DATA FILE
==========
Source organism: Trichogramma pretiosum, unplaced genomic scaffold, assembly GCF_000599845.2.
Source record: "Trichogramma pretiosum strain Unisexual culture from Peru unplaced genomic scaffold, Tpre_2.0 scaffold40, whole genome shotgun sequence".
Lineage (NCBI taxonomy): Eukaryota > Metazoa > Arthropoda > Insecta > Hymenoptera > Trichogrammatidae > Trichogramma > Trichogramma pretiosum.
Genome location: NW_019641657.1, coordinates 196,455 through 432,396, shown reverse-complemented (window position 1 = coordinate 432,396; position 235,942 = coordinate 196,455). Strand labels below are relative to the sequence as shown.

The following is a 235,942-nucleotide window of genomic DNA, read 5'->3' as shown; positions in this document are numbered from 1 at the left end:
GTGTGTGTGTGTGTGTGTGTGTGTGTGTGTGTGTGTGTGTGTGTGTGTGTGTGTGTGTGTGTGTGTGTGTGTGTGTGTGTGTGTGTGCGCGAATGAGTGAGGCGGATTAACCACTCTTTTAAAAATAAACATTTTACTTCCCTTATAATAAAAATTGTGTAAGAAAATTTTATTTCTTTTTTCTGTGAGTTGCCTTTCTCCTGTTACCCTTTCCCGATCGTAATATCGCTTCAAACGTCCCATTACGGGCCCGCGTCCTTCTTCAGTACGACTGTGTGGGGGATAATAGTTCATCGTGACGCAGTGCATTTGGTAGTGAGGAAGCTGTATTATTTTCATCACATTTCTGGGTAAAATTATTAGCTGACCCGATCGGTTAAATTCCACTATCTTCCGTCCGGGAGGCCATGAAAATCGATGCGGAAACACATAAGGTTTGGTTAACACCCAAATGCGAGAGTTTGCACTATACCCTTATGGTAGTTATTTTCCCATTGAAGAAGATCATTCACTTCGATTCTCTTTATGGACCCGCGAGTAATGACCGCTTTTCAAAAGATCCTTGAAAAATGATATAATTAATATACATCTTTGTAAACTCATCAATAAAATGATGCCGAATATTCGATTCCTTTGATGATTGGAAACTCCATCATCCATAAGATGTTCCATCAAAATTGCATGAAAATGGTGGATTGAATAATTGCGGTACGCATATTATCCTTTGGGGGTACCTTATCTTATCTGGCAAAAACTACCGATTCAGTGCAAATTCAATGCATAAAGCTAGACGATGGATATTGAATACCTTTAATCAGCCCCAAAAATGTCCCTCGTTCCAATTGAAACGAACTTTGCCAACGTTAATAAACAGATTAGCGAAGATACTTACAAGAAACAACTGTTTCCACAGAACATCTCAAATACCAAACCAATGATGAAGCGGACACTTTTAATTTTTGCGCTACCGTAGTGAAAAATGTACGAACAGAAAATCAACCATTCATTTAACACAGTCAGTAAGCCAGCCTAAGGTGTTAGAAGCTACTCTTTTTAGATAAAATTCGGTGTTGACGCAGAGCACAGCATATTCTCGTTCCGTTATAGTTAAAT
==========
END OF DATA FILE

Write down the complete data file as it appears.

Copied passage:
Source organism: Trichogramma pretiosum, unplaced genomic scaffold, assembly GCF_000599845.2.
Source record: "Trichogramma pretiosum strain Unisexual culture from Peru unplaced genomic scaffold, Tpre_2.0 scaffold40, whole genome shotgun sequence".
Lineage (NCBI taxonomy): Eukaryota > Metazoa > Arthropoda > Insecta > Hymenoptera > Trichogrammatidae > Trichogramma > Trichogramma pretiosum.
Genome location: NW_019641657.1, coordinates 196,455 through 432,396, shown reverse-complemented (window position 1 = coordinate 432,396; position 235,942 = coordinate 196,455). Strand labels below are relative to the sequence as shown.

The following is a 235,942-nucleotide window of genomic DNA, read 5'->3' as shown; positions in this document are numbered from 1 at the left end:
GTGTGTGTGTGTGTGTGTGTGTGTGTGTGTGTGTGTGTGTGTGTGTGTGTGTGTGTGTGTGTGTGTGTGTGTGTGTGTGTGTGTGTGCGCGAATGAGTGAGGCGGATTAACCACTCTTTTAAAAATAAACATTTTACTTCCCTTATAATAAAAATTGTGTAAGAAAATTTTATTTCTTTTTTCTGTGAGTTGCCTTTCTCCTGTTACCCTTTCCCGATCGTAATATCGCTTCAAACGTCCCATTACGGGCCCGCGTCCTTCTTCAGTACGACTGTGTGGGGGATAATAGTTCATCGTGACGCAGTGCATTTGGTAGTGAGGAAGCTGTATTATTTTCATCACATTTCTGGGTAAAATTATTAGCTGACCCGATCGGTTAAATTCCACTATCTTCCGTCCGGGAGGCCATGAAAATCGATGCGGAAACACATAAGGTTTGGTTAACACCCAAATGCGAGAGTTTGCACTATACCCTTATGGTAGTTATTTTCCCATTGAAGAAGATCATTCACTTCGATTCTCTTTATGGACCCGCGAGTAATGACCGCTTTTCAAAAGATCCTTGAAAAATGATATAATTAATATACATCTTTGTAAACTCATCAATAAAATGATGCCGAATATTCGATTCCTTTGATGATTGGAAACTCCATCATCCATAAGATGTTCCATCAAAATTGCATGAAAATGGTGGATTGAATAATTGCGGTACGCATATTATCCTTTGGGGGTACCTTATCTTATCTGGCAAAAACTACCGATTCAGTGCAAATTCAATGCATAAAGCTAGACGATGGATATTGAATACCTTTAATCAGCCCCAAAAATGTCCCTCGTTCCAATTGAAACGAACTTTGCCAACGTTAATAAACAGATTAGCGAAGATACTTACAAGAAACAACTGTTTCCACAGAACATCTCAAATACCAAACCAATGATGAAGCGGACACTTTTAATTTTTGCGCTACCGTAGTGAAAAATGTACGAACAGAAAATCAACCATTCATTTAACACAGTCAGTAAGCCAGCCTAAGGTGTTAGAAGCTACTCTTTTTAGATAAAATTCGGTGTTGACGCAGAGCACAGCATATTCTCGTTCCGTTATAGTTAAAT